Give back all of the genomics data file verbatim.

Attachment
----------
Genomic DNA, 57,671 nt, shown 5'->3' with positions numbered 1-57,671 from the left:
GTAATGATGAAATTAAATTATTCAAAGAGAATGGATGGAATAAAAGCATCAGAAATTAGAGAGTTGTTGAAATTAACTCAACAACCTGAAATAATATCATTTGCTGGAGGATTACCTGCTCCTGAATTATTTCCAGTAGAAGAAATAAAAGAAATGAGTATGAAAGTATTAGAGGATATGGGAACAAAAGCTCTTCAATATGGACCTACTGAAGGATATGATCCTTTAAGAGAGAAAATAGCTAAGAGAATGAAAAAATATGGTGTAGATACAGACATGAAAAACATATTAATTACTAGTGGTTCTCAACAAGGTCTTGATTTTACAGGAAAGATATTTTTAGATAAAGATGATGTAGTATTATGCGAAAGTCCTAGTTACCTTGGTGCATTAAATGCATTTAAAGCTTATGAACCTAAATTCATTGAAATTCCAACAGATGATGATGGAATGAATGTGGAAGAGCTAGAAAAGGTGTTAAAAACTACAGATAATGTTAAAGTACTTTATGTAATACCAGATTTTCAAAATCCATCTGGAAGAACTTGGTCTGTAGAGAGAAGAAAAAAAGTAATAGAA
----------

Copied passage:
Genomic DNA, 57,671 nt, shown 5'->3' with positions numbered 1-57,671 from the left:
GTAATGATGAAATTAAATTATTCAAAGAGAATGGATGGAATAAAAGCATCAGAAATTAGAGAGTTGTTGAAATTAACTCAACAACCTGAAATAATATCATTTGCTGGAGGATTACCTGCTCCTGAATTATTTCCAGTAGAAGAAATAAAAGAAATGAGTATGAAAGTATTAGAGGATATGGGAACAAAAGCTCTTCAATATGGACCTACTGAAGGATATGATCCTTTAAGAGAGAAAATAGCTAAGAGAATGAAAAAATATGGTGTAGATACAGACATGAAAAACATATTAATTACTAGTGGTTCTCAACAAGGTCTTGATTTTACAGGAAAGATATTTTTAGATAAAGATGATGTAGTATTATGCGAAAGTCCTAGTTACCTTGGTGCATTAAATGCATTTAAAGCTTATGAACCTAAATTCATTGAAATTCCAACAGATGATGATGGAATGAATGTGGAAGAGCTAGAAAAGGTGTTAAAAACTACAGATAATGTTAAAGTACTTTATGTAATACCAGATTTTCAAAATCCATCTGGAAGAACTTGGTCTGTAGAGAGAAGAAAAAAAGTAATAGAA